Figure 8: In vitro drug release profile of rifampicin from the nanocomposite in simulated gastric fluid (SGF) and simulated intestinal fluid (SIF). (n=3, error bars=SD).


Figure 9: (A) Rifampicin-loaded native starch nanocomposite (B) Rifampicinloaded modified starch nanocomposite.

In vitro drug release studies

Figure 8 shows the in vitro release parameters from the nanocomposite preparation. The values for the time for 10 and 50% of the drug to be released (T10 and T50 respectively) as well as the maximum cumulative drug released (Cmax) were used to characterize the nanocomposite release performance [58]. The time for 10% of rifampicin to be released in simulated gastric fluid (SGF) was 5.5 h. The corresponding T10 value was found to be 6.0 h in simulated intestinal fluid (SIF). Drug release was initially faster in the acidic medium of SGF for about 6 h, but rapidly changed after this time with release becoming faster in the alkaline SIF. Drug release from SIF was two-fold that of SGF after 6 h. The maximum cumulative drug released after 14 h was 40 and 60% for SGF and SIF respectively. From this result, the nanocomposite is less stable in acidic environment of the dissolution medium than in the alkaline SIF. Although the RIF is generally known to be highly soluble at low pH of SGF if the temperature is maintained at 37°C, its stability is however erratic at this pH as it may convert to its quinone [57,58]. The observed behavior of the drug from the nanocomposite in both SGF and SIF, i.e. the retarded dissolution rate observed at the acidic medium of the SGF and the enhanced released at the alkaline medium of the SIF may not be connected to the inherent property of the drug alone, but rather, due to a combination of factors; complex interaction between the polymer, metallic nanoparticles of silver and the drug, pH of the dissolution medium and solubility of the polymer as well as the drug in the dissolution medium. In fact, the scanning electron micrograph (Figure 9B) with a spongy-like network shows that, a new gel network capable of immobilizing a drug has been formed, unlike the discrete mass in Figure 9A, which could allow a faster drug release. The drug may also have had an increased solubility in SIF and therefore resulted in higher quantities of the drug diffusing into the dissolution medium. There was a significant (P<0.01) sustained release of RIF from the nanoformulation up to 14 h. The cumulative drug released at 14 h was 40 and 60% in SGF and SIF respectively and this surely corroborates the higher release rate noticed in SIF due to faster rate of diffusion of drug from the nanocomposite.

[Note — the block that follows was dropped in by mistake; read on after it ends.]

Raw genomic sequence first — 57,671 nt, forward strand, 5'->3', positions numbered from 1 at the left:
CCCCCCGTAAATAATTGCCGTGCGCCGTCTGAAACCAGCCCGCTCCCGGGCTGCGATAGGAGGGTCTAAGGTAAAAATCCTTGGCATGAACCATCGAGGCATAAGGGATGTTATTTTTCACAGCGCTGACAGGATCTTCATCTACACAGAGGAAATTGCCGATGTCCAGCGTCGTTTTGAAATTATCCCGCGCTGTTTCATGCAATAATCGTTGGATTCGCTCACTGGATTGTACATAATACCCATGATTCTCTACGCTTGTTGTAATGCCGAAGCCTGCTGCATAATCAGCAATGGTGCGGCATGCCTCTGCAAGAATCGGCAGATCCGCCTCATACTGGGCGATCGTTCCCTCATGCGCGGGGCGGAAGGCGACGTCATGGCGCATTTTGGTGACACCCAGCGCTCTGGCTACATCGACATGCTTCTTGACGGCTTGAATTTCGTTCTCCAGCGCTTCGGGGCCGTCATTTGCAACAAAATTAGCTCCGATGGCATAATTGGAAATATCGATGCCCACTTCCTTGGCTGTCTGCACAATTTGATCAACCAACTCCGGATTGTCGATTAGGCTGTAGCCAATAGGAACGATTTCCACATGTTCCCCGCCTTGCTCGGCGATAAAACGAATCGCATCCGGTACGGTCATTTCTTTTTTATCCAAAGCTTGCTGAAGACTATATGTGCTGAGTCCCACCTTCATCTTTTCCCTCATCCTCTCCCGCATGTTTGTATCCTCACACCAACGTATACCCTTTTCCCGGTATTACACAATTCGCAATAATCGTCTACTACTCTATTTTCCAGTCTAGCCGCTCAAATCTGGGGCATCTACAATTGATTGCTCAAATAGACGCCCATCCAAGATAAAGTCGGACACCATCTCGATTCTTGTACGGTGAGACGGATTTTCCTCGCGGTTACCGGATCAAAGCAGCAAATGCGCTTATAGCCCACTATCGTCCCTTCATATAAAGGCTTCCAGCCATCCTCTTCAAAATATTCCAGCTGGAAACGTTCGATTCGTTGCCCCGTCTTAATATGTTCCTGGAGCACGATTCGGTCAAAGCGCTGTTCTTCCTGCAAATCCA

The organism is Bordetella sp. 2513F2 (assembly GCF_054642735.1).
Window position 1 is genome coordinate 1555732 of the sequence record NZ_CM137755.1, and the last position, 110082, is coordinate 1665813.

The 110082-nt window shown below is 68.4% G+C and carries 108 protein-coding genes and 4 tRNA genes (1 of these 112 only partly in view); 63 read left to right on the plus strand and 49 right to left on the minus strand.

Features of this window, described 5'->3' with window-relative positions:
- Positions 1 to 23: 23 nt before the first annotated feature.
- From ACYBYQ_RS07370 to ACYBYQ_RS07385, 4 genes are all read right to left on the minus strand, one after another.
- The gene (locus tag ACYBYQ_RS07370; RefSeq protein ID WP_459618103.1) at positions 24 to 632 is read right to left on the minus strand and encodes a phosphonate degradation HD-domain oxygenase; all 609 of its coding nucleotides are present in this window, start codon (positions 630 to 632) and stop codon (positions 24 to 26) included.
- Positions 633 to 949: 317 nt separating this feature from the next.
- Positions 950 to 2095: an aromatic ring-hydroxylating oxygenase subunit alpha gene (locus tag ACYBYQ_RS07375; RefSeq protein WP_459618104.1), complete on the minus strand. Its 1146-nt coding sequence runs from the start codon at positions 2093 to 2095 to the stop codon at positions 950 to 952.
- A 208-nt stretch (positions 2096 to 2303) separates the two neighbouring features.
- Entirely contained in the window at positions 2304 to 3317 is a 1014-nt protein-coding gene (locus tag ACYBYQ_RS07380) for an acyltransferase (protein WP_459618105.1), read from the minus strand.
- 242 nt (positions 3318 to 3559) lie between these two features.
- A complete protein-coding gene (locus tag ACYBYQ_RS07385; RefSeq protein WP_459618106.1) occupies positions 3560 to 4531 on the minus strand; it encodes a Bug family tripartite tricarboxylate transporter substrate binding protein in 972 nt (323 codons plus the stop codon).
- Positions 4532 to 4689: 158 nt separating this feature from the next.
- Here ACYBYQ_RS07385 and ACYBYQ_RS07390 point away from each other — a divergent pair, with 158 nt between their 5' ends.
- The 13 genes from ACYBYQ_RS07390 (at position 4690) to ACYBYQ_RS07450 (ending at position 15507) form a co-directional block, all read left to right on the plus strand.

Starch obtained from Manihot esculentus was subjected to modification by acetylation and some physicochemical properties of both the native and modified starches determined. Acetylation had a very significant effect on the water absorption capacity and solubility of the starch, suggesting that the acetylated cassava starch may be a potential disintegrant in solid dosage formulations in the pharmaceutical industry. The modified starch was used as a stabilizer in Rifampicin nano drug delivery with significant extended release profile and antimicrobial activity.


Professor Emeje is grateful to the department of science and technology (DST) and the Federation of Indian Chambers of commerce and Industry (FICCI) for the award of CV Raman Fellowship that took him to the National Chemical Laboratory, Pune, India, and to Dr. Pankaj Poddar for hosting the awardee in his group.


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Citation: Christianah I, Rodrigues A, Ijeoma O, Judith O, Mercy A, et al. (2016) Rifampicin-loaded Silver-starch Nanocomposite for the Treatment of Multi-resistant Tuberculosis. J Nanomed Nanotechnol 7: 374.

Copyright: © 2016 Christianah I, et al. This is an open-access article distributed under the terms of the Creative Commons Attribution License, which permits unrestricted use, distribution, and reproduction in any medium, provided the original author and source are credited.